Oct. 14 (UPI) -- Wild wolves aren't easy tame or train, but when they're raised by humans and intensively socialized, new research suggests adult wolves can develop individualized social bonds with their human handlers.
Scientists suspect the last shared ancestor between the dog and grey wolf was a highly social animal, and that this sociality played an important role in the dog's ultimate domestication. However, researchers know very little about evolutionary origins of dog-human attachment.
"Attachment is a so-called behavior-complex, what has several manifestations. For instance, dogs seek protection from their owners in threat or they are calmer in new situations when their owner is present, but they show signs of stress in their absence," Rita Lenkei said in a news release.
"We were wondering whether intensively socialized adult wolves show at least some features of the attachment behavior toward their handlers," said Lenkei, , researcher at the Biological Institute at Eötvös Loránd University in Budapest.
To gain a better understanding of what the first human-dog relationships might have looked like, researchers in Hungary observed hand-raised wolves and family dogs in a separation test.
As researchers detailed in their paper, published Wednesday in the journal Scientific Reports, the dogs and wolves behaved remarkably similar during the test.
"When their handler -- or owner in case of the dogs -- was present they were calmer, they spent their time exploring their vicinity and sniffing around," study co-author Tamás Faragó, ethologist at Eötvös Loránd University. "But when they were left by their handler, they became stressed, whined and pulled the leash towards her hiding place. However, when the stranger disappeared these behaviors barely appeared."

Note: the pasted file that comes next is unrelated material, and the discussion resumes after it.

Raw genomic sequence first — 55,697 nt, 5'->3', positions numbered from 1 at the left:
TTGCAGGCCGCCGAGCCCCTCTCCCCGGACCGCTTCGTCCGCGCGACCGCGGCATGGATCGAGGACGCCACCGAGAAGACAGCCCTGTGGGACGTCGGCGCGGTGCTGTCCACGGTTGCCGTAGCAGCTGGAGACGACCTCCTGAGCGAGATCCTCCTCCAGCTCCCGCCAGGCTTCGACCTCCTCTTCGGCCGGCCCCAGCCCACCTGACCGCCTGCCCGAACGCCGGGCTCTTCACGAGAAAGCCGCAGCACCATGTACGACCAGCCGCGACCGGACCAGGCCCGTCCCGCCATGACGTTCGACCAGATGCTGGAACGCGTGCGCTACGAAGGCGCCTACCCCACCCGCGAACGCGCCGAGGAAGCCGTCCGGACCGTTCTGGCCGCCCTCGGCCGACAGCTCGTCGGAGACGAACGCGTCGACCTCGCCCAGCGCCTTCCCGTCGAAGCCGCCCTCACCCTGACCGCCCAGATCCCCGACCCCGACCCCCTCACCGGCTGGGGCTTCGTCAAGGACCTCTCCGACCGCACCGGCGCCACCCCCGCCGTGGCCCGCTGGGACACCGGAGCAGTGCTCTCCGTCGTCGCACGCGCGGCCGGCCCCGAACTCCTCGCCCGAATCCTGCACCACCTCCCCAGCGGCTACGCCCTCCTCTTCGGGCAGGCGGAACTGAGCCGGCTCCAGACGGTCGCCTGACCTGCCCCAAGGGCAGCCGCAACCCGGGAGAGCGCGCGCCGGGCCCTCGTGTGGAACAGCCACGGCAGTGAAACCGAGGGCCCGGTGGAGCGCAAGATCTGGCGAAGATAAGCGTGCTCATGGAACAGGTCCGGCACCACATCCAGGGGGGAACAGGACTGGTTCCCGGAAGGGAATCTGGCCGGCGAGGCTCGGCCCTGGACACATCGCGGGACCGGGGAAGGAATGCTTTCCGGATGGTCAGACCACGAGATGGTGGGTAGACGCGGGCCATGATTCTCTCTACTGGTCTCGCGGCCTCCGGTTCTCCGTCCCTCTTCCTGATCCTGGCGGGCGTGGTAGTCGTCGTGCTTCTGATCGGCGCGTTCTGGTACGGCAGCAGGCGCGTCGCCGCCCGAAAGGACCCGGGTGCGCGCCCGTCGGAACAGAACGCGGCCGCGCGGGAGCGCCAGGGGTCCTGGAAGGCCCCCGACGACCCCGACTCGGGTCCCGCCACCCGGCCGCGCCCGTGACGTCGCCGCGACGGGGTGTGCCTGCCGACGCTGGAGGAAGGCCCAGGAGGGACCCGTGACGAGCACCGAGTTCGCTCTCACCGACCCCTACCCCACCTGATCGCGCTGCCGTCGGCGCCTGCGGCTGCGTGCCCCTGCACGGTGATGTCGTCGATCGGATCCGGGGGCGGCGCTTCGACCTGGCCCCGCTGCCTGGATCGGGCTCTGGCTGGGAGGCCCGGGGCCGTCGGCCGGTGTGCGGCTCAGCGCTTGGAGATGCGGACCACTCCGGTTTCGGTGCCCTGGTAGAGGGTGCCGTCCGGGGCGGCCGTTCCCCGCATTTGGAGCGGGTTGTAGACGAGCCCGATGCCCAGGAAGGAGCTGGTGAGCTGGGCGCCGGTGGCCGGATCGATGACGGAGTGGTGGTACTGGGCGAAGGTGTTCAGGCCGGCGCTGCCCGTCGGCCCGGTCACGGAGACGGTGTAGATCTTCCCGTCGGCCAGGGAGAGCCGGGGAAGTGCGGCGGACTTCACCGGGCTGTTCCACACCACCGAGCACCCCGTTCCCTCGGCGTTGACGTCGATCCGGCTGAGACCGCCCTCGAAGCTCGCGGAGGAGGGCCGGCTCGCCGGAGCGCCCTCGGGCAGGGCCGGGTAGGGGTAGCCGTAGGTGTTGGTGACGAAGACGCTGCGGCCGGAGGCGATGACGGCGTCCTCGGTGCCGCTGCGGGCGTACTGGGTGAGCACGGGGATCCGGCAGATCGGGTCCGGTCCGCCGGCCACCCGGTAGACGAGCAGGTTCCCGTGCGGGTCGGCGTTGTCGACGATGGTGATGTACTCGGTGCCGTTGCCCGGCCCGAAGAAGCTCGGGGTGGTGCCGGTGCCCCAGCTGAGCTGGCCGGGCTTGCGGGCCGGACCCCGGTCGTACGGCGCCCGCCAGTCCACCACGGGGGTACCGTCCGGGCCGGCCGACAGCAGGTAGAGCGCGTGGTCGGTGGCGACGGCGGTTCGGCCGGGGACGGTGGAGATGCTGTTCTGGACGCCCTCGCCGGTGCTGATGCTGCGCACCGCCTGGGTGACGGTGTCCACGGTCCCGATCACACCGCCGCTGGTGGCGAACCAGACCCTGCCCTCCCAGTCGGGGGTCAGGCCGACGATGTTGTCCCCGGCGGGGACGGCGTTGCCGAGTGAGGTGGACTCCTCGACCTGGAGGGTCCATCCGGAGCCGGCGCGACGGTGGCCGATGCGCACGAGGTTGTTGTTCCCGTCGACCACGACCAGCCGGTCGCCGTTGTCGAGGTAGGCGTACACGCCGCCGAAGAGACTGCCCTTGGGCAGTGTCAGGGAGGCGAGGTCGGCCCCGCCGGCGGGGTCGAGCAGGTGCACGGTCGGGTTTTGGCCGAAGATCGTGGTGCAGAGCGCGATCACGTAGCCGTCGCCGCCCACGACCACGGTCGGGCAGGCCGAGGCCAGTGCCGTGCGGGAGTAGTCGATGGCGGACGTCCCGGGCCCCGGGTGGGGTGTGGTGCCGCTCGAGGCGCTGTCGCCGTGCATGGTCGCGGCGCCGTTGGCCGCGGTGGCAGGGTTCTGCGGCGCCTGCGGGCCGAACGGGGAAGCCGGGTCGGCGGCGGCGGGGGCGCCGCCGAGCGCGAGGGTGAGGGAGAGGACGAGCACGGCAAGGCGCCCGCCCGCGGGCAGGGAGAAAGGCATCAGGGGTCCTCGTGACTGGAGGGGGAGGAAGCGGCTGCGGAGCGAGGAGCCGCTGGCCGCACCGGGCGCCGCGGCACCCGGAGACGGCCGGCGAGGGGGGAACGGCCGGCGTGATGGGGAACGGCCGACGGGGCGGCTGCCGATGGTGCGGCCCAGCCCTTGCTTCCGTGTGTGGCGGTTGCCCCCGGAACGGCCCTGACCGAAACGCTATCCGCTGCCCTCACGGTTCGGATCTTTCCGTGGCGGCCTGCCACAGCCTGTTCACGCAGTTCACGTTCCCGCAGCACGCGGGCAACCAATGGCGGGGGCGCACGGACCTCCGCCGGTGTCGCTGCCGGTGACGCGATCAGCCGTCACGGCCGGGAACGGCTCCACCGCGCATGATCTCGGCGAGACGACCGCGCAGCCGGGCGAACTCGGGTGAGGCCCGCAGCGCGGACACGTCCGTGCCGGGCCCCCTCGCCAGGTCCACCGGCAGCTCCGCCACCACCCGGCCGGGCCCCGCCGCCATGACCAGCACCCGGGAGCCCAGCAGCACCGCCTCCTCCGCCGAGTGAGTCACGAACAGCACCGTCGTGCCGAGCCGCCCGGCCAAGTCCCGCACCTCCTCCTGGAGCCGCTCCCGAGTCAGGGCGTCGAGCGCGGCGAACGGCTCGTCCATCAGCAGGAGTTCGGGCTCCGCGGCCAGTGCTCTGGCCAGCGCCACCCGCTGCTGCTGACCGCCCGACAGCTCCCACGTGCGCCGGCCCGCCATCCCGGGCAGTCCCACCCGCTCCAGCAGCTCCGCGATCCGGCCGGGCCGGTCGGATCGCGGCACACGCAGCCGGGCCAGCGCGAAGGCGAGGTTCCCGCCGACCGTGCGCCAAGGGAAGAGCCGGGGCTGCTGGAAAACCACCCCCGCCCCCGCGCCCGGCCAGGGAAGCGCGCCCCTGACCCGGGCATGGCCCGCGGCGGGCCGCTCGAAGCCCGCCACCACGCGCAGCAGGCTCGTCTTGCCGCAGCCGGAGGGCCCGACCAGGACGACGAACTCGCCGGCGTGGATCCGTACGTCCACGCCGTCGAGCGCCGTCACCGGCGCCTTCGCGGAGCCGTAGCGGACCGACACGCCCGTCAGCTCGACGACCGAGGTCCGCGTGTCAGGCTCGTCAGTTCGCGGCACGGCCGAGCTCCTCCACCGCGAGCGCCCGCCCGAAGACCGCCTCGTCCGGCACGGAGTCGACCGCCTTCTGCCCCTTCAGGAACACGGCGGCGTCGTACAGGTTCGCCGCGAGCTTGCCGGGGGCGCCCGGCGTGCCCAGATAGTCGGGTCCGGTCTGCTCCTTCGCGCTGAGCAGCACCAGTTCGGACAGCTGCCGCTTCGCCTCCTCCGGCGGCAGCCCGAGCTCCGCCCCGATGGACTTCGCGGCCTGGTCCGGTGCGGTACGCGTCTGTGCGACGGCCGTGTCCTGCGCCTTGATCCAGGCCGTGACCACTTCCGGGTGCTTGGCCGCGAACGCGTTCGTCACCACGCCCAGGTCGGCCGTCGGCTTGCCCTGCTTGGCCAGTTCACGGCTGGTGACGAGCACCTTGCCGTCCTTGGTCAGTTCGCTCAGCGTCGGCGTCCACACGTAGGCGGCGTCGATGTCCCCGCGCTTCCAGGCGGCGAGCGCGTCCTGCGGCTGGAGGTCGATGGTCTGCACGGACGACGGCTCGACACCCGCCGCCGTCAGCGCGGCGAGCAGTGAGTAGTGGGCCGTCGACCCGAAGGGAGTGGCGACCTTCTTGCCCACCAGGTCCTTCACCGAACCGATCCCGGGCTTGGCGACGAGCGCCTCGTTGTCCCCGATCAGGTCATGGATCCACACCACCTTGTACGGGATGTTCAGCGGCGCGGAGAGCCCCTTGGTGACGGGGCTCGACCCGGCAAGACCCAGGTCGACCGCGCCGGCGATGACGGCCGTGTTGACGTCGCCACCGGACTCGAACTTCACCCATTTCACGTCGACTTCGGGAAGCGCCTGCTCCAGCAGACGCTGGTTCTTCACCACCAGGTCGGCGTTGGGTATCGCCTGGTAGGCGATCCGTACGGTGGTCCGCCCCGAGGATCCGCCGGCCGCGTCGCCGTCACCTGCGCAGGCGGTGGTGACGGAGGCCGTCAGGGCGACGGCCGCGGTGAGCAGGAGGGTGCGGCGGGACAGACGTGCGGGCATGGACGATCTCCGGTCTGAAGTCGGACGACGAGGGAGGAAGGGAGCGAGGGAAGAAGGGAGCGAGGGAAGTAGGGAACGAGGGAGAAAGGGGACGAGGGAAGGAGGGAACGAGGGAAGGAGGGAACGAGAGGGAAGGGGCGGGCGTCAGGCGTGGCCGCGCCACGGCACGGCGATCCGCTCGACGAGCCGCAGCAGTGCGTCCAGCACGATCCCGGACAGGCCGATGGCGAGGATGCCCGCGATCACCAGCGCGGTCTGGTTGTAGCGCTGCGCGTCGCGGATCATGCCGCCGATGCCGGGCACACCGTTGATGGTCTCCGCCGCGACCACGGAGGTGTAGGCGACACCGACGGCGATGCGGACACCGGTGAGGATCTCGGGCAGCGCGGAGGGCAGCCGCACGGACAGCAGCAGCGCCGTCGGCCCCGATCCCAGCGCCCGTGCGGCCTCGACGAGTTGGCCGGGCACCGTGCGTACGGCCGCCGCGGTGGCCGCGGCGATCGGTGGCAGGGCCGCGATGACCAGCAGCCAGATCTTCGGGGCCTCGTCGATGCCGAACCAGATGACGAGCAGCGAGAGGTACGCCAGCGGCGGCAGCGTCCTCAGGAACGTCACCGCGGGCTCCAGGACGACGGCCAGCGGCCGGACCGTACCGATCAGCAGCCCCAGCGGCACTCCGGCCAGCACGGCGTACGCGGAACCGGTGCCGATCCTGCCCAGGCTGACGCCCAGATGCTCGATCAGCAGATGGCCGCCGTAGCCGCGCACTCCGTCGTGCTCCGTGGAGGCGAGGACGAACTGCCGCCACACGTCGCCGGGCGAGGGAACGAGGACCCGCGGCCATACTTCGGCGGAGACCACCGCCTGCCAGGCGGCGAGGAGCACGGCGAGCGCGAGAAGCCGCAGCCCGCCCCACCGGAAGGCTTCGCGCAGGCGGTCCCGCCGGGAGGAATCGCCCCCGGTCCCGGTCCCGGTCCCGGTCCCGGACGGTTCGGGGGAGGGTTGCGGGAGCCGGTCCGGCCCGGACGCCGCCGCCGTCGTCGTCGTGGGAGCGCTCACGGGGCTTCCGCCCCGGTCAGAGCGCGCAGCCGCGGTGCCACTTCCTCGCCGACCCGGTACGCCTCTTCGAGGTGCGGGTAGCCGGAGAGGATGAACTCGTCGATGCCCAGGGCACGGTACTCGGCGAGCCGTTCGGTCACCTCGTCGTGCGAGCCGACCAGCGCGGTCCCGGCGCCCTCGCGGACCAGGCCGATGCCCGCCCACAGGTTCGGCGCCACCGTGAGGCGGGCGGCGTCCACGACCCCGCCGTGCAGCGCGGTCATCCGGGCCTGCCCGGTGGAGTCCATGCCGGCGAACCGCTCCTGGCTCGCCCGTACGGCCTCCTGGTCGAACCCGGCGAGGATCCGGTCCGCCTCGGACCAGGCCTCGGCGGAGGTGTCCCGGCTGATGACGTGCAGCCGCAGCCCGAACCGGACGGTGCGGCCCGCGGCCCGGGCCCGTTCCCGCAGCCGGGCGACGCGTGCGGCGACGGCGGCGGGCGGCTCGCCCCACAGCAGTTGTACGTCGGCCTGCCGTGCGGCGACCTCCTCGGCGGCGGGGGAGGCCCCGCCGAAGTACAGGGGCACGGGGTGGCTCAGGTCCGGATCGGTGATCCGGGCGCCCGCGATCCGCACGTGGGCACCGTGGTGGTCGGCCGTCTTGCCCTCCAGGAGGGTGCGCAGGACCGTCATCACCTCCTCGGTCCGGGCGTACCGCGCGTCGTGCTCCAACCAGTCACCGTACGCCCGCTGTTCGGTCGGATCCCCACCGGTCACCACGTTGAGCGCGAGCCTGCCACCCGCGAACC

Genomic analysis has previously shown that dogs and wolves are very similar, genetically. The small genetic differences between dogs and wolves may explain why dogs in the test exhibited more interest toward humans, regardless of their familiarity with the individual.
Though previous studies have shown wolf puppies fail to develop attachment toward their human caregivers, the latest research suggests wolf-human bonding is real. Though the wolves in the latest tests were raised by humans, the human handlers were not the same caretakers that raised the wolf puppies.
Scientists estimate wolves' ability to live and socialize within a multi-unit family allowed them to integrate themselves into human groups.
"It is important to emphasize the hand-rearing and the intensive socialization of our wolf subjects," Lenkei said. "Without this process they would never show these behaviors towards humans."
"Contrary to them, as a result of genetic changes, dogs are able to form attachment easily from their puppyhood and they can develop it thorough their whole life," Lenkei said. "Thus, we must keep in mind that though during our test they showed similar behavior, we are talking about separate species and the dog is not just a tame wolf, while the wolf will never become a pet."